STATUE PROTECTORS: Rep. Mark Lowery (left) and Sen. Mark Johnson

A House committee this morning failed to approve the bill aimed at preventing any government from altering, moving or removing Confederate monuments.

SB 515 by Rep. Mark Johnson (R-Ferndale) pre-empted local control of any historical monument, but it was transparently a response to recent controversy and removal of Confederate memorials in other states. None has been attempted in Arkansas.

Said Johnson, “Our heritage is under attack.” He invoked ISIS and the Taliban. But he also noted removal of Christopher Columbus statues, as well as the Confederate removals.

The cumbersome bill provided an appeal to a state commission. Johnson contended this was a “safety valve” for legitimate requests. Speakers for the bill suggested monuments to veterans of World War II and Vietnam might be removed or their efforts unacknowledged and the monuments needed to be protected. The committee also heard from the Daughters of the War of 1812, which placed a monument to that war on the Capitol grounds early in the 20th century.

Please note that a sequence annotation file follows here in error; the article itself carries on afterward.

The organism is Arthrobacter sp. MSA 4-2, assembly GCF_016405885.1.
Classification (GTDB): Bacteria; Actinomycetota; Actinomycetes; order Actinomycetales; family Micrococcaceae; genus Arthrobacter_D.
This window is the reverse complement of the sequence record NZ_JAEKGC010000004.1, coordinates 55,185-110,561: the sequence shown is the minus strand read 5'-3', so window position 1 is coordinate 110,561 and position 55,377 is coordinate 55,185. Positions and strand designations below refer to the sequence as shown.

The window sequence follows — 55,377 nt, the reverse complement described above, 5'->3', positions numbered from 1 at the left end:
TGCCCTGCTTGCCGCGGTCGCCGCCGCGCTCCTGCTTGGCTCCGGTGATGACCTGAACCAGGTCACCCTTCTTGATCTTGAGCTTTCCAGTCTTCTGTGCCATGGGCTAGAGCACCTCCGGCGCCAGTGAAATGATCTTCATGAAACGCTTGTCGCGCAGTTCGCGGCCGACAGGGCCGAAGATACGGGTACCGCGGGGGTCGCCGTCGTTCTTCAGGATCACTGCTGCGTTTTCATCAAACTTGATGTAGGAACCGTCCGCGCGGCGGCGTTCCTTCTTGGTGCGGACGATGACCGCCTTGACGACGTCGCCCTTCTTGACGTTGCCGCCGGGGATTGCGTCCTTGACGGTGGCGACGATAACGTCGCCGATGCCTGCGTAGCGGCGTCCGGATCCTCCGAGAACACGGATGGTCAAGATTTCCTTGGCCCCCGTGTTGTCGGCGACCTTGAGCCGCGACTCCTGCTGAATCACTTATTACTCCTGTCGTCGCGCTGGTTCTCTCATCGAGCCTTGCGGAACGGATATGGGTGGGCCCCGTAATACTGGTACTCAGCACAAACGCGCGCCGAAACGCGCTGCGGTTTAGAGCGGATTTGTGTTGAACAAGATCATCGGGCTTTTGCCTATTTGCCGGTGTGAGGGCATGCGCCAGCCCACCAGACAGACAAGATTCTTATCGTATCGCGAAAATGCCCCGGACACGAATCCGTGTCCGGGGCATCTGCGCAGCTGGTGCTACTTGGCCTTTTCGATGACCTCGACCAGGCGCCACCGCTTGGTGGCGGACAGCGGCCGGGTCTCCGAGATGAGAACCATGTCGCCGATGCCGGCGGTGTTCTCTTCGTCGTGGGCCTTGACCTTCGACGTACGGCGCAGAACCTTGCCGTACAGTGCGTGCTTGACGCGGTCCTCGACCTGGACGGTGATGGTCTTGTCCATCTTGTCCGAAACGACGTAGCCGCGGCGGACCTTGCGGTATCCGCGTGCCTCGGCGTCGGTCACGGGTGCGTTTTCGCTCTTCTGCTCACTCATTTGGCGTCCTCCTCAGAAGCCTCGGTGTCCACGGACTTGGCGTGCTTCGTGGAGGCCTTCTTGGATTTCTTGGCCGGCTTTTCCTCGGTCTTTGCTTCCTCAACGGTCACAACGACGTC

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Some technical objections were raised to the bill, including by the Arkansas Municipal League, which also noted that criminal law already provides penalties for damage to monuments.

Committee Chair Dwight Tosh ruled the bill had received a do-pass on a voice vote, but it failed on the roll call, with a number of members of the committee not present on a vote that required 11 of the 20 committee members.

An amendment was added to remove a reference to street names. But it retained statues, plaques, school names, flag displays and buildings.

So this legislature preserved a symbol of slavery on the state flag but at least didn’t throw up a roadblock to a local government that might object to venerating the cause to preserve slavery. If there be such a place in Arkansas.